When we hear the term “artificial intelligence,” our minds often go to nefarious robots or the possibility of losing our jobs to a machine. After all, Stephen Hawking once warned that AI could “spell the end of the human race.” It is one of the reasons we prefer the term “augmented intelligence” over “artificial intelligence.” It just sounds less threatening.
Regardless of the preferred term, AI is far more likely to enhance and advance humanity than to end it. Right now, AI is being used to lower the cost of healthcare, make it more efficient, and improve outcomes. Algorithms mimicking human-level cognition in “understanding” massive volumes of healthcare data accelerate and better inform clinicians’ decisions.
Additionally, the high-touch field of medicine requires us to use both the power of technology and the power of human intuition to examine the entire context of the clinical and patient experience. Case in point — the technology used to predict heart disease relies on body mass index, blood pressure, and other health markers. Sometimes, it is possible for the data to falsely categorize a patient as healthy without the likelihood or risk of a cardiac event. But a physician who observes the same patient and determines if he or she is unfit, generally unwell and/or socially isolated, can understand the full context of patient health. In this scenario, the cardiac algorithm deeming the patient as “heart-healthy” is not nearly as valuable as the physician’s insight.
Another example comes from a clinical trial started about ten years ago; an immunotherapy drug appeared to show poor potential for fighting cancer. Researchers were about to cancel the trial because the data and CAT scans revealed the drug was not reducing the size of the tumors, in fact they were growing larger. Before canceling the clinical trial, one of the doctors asked patients how they were feeling, and each patient reported feeling better. The doctor then responded with follow-up questions, gaining insight from responses the standard data fields simply would not have unveiled. He found that while the scans showed the tumors were growing, they were growing with cancer fighting T-Cells, not the cancer itself. The patients’ sense of relief tipped off the clinician, allowing the clinical trial to continue, which yielded one of the major drugs we use today to fight solid tumor cancers.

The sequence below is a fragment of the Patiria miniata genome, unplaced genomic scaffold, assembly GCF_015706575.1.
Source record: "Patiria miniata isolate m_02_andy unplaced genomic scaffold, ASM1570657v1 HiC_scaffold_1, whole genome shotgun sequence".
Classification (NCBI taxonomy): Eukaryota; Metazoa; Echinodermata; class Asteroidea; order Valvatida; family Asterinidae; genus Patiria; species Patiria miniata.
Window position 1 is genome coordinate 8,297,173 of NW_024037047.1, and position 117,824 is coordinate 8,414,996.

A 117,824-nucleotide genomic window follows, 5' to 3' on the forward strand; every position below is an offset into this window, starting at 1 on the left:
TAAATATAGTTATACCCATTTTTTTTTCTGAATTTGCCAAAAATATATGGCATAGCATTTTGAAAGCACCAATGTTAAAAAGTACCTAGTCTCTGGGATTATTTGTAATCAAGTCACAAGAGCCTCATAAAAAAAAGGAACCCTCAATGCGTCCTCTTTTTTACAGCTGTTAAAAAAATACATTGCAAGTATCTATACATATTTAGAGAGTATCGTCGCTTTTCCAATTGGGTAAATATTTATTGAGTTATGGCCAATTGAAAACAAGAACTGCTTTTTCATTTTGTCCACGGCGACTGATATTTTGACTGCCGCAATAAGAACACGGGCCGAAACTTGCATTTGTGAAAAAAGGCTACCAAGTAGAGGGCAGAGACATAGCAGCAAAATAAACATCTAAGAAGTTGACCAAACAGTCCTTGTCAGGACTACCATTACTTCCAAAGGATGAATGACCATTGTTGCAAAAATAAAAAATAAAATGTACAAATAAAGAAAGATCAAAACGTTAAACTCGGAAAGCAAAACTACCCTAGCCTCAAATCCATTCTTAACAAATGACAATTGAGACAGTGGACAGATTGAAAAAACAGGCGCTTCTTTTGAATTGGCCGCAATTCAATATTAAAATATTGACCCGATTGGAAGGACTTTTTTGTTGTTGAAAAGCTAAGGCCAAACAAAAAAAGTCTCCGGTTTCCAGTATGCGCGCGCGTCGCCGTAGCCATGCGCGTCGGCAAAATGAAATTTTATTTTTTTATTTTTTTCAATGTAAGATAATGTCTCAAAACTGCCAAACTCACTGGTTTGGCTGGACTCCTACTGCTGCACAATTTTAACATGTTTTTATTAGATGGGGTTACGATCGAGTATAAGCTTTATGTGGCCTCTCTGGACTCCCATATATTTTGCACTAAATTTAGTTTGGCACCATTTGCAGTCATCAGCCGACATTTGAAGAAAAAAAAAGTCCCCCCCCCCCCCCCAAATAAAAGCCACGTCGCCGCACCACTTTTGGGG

Real breakthroughs in medicine will not be achieved only via new technologies, but by integrating technology with the input of research professionals who are knowledgeable and experienced. This is augmented intelligence at work.
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